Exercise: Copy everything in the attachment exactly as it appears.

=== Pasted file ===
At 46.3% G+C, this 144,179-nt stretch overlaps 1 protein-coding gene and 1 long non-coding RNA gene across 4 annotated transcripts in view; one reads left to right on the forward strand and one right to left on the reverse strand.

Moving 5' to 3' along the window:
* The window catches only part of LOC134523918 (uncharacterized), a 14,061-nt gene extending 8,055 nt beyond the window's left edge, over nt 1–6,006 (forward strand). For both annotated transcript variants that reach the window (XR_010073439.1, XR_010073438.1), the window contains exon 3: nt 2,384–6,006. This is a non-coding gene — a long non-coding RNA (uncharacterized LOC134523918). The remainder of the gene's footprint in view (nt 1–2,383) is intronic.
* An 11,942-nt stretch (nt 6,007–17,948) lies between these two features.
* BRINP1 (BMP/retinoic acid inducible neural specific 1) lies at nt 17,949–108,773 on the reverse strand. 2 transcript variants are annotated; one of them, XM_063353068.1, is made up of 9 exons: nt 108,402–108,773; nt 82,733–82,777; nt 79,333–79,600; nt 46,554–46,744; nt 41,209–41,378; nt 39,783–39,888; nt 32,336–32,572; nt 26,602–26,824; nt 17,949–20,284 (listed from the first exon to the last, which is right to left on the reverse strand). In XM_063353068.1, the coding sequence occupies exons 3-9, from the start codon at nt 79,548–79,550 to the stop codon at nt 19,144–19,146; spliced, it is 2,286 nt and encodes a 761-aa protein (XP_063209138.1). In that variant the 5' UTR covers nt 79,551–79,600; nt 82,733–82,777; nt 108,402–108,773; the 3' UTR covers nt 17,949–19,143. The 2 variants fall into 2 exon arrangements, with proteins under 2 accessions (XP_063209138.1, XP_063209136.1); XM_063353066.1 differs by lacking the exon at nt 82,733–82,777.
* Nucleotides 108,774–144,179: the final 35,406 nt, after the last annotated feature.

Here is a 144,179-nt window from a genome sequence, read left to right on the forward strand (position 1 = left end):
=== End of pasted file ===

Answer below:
At 46.3% G+C, this 144,179-nt stretch overlaps 1 protein-coding gene and 1 long non-coding RNA gene across 4 annotated transcripts in view; one reads left to right on the forward strand and one right to left on the reverse strand.

Moving 5' to 3' along the window:
* The window catches only part of LOC134523918 (uncharacterized), a 14,061-nt gene extending 8,055 nt beyond the window's left edge, over nt 1–6,006 (forward strand). For both annotated transcript variants that reach the window (XR_010073439.1, XR_010073438.1), the window contains exon 3: nt 2,384–6,006. This is a non-coding gene — a long non-coding RNA (uncharacterized LOC134523918). The remainder of the gene's footprint in view (nt 1–2,383) is intronic.
* An 11,942-nt stretch (nt 6,007–17,948) lies between these two features.
* BRINP1 (BMP/retinoic acid inducible neural specific 1) lies at nt 17,949–108,773 on the reverse strand. 2 transcript variants are annotated; one of them, XM_063353068.1, is made up of 9 exons: nt 108,402–108,773; nt 82,733–82,777; nt 79,333–79,600; nt 46,554–46,744; nt 41,209–41,378; nt 39,783–39,888; nt 32,336–32,572; nt 26,602–26,824; nt 17,949–20,284 (listed from the first exon to the last, which is right to left on the reverse strand). In XM_063353068.1, the coding sequence occupies exons 3-9, from the start codon at nt 79,548–79,550 to the stop codon at nt 19,144–19,146; spliced, it is 2,286 nt and encodes a 761-aa protein (XP_063209138.1). In that variant the 5' UTR covers nt 79,551–79,600; nt 82,733–82,777; nt 108,402–108,773; the 3' UTR covers nt 17,949–19,143. The 2 variants fall into 2 exon arrangements, with proteins under 2 accessions (XP_063209138.1, XP_063209136.1); XM_063353066.1 differs by lacking the exon at nt 82,733–82,777.
* Nucleotides 108,774–144,179: the final 35,406 nt, after the last annotated feature.

Here is a 144,179-nt window from a genome sequence, read left to right on the forward strand (position 1 = left end):